Of Mice and Men – Task Fourteen

“This is just a nigger talkin’, an’ a busted-back nigger. So it don’t mean nothing, see?”

Crooks is characterized as man who knows his opinion will not be listened to. He is bitter because he has spent most of his life being ignored because he is black.


“They left all the weak ones here,” she said finally.

Curley’s wife’s summary of the three characters is unpleasant, biting and hurtful, but in the world of Of Mice and Men, it is entirely accurate. Crooks, Candy and Lennie are all weak, and they are the characters most likely to suffer in a world that does not care about the weak.


She turned on him in scorn. “Listen, Nigger,” she said. “You know what I can do to you if you open your trap?”

Crooks stared hopelessly at her, and then he sat down on his bunk and drew into himself.

This is an unexpectedly unsympathetic side of Curley’s Wife. She is racist and is prepared to scream rape in order to have Crooks lynched and killed. Crooks understands that she has more power than him, so remains silent.


“Awright,” she said contemptuously. “Awright, cover ‘im up if ya wanta. Whatta I care? You bindle bums think you’re so damn good. Whatta ya think I am, a kid? I tell ya I could of went with shows. Not jus’ one, neither. An’ a guy tol’ me he could put me in pitchers…” She was breathless with indignation. “—Sat’iday night. Ever’body out doin’ som’pin’. Ever’body! An’ what am I doin’? Standin’ here talkin’ to a bunch of bindle stiffs—a nigger an’ a dum-dum and a lousy ol’ sheep—an’ likin’ it because they ain’t nobody else.”

Curley’s Wife is bitter and resentful that she is ignored by the men. She believes that she deserves a better life, and that life on the ranch is draining her of company. She is downhearted because she feels she is “reduced” to speaking to the weak characters because none of the other men will have anything to do with her.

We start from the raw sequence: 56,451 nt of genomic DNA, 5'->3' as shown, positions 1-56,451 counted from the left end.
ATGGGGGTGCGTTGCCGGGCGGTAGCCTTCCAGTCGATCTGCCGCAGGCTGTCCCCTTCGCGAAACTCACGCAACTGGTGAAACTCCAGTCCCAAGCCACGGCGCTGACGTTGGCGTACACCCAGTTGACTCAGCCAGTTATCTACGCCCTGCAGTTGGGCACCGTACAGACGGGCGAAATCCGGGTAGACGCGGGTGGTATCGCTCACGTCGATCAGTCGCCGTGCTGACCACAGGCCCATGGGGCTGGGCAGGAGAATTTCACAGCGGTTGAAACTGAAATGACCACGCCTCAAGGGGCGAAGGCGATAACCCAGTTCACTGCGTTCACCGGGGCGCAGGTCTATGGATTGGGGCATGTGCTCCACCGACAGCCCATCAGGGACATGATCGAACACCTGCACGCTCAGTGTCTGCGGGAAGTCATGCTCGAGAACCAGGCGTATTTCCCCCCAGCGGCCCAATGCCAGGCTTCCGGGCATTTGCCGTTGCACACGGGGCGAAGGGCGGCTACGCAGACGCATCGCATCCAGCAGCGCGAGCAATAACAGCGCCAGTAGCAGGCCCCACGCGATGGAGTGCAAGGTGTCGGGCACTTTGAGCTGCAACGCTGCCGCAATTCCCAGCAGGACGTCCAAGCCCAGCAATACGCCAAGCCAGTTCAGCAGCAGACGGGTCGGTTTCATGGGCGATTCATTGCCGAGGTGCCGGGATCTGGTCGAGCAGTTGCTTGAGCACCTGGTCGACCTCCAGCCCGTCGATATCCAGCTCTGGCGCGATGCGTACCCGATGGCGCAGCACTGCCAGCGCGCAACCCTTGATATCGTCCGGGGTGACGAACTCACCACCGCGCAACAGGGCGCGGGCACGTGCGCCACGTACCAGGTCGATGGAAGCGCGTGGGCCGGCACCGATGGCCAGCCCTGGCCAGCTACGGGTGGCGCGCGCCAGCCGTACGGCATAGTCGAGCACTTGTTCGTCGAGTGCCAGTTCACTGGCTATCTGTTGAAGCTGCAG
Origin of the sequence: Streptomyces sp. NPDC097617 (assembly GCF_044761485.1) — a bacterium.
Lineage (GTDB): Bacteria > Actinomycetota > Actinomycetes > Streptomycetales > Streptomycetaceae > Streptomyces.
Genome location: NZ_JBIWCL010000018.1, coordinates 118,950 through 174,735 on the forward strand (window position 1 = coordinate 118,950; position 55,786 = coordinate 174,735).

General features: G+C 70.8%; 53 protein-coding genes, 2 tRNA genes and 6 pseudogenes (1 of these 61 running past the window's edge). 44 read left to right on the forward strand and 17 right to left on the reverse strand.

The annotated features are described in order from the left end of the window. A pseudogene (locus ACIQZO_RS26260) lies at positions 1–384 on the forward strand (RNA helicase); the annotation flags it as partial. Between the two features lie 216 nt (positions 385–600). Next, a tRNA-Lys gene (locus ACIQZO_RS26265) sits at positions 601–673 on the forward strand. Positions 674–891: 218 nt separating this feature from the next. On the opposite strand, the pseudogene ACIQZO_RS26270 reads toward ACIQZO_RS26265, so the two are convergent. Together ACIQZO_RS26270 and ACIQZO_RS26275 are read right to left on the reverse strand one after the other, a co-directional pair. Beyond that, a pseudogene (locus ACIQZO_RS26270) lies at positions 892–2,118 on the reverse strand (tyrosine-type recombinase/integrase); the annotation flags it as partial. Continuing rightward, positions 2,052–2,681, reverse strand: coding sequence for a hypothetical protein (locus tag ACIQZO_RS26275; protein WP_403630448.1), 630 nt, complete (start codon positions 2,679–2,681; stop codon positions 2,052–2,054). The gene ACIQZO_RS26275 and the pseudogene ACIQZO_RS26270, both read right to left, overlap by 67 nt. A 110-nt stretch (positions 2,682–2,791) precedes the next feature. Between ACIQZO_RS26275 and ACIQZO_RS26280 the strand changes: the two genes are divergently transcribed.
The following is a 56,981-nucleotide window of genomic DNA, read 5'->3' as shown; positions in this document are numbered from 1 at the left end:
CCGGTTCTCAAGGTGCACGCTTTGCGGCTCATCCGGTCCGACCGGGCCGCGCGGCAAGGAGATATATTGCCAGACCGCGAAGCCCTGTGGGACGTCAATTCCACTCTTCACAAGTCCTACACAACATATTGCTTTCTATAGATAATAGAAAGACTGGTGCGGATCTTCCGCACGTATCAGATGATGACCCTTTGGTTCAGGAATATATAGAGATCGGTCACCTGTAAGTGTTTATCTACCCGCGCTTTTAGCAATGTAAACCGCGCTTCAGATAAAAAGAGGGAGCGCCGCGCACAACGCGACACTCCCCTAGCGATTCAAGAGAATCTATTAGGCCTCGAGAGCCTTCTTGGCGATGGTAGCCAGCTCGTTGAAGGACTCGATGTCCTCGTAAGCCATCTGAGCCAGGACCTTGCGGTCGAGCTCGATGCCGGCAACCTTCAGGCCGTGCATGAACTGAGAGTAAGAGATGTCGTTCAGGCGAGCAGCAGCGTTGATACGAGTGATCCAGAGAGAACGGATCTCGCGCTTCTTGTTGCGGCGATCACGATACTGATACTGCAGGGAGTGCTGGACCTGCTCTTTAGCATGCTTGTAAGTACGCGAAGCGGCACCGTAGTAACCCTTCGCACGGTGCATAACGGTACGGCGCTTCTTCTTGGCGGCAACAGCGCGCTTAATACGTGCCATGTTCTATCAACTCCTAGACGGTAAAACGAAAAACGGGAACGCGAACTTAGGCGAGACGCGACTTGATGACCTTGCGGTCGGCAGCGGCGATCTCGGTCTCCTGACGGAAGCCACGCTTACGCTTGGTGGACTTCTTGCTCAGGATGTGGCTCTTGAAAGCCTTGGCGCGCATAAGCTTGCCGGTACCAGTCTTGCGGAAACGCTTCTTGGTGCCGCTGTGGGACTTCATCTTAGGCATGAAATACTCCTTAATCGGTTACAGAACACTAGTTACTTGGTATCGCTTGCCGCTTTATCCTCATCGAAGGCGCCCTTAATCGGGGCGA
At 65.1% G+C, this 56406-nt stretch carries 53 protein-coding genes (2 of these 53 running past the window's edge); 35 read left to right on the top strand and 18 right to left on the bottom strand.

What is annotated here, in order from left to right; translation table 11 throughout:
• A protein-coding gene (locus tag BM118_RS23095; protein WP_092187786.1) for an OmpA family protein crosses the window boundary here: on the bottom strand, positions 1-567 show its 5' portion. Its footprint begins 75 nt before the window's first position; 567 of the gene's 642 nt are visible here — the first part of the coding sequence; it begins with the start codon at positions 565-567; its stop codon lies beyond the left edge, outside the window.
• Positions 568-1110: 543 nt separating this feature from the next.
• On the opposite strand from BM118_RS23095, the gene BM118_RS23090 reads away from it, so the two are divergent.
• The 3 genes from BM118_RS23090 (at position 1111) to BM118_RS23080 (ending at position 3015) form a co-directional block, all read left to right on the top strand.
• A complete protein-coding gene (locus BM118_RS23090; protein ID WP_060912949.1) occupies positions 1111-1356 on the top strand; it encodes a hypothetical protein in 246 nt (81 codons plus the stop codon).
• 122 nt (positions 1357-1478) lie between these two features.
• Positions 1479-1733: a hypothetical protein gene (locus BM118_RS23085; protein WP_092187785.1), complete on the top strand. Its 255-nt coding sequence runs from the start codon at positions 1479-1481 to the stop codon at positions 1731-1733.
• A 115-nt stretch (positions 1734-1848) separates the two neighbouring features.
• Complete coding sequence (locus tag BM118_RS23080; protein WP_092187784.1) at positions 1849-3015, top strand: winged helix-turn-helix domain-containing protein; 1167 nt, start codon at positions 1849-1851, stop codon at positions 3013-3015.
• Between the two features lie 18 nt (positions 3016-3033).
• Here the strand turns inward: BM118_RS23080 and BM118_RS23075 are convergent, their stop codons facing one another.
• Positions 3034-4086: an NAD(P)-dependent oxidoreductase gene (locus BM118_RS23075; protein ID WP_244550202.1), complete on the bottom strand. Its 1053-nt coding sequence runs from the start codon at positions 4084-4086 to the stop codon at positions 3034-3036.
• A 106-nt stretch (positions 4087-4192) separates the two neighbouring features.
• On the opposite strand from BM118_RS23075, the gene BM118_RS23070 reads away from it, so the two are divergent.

“I seen hunderds of men come by on the road an’ on the ranches, with their bindles on their back an’ that same damn thing in their heads. Hunderds of them. They come, an’ they quit an’ go on; an’ every damn one of ‘em’s got a little piece of land in his head/ An’ never a God damn one of ‘em ever gets it. Just like heaven. Ever’body wants a little piece of lan’. I read plenty of books out here. Nobody never gets to heaven, and nobody gets no land. It’s just in their head. They’re all the time talkin’ about it, but it’s jus’ in their head.”

Crooks is cynical. He does not believe that any men achieve their dreams. His long experience of men on the ranch have convinced him that a better world is not possible. He even goes so far as to claim that heaven is not real. His difficult life have reinforced this idea, and he is dismissive of anyone who believes they can achieve their dreams of owning their own land.



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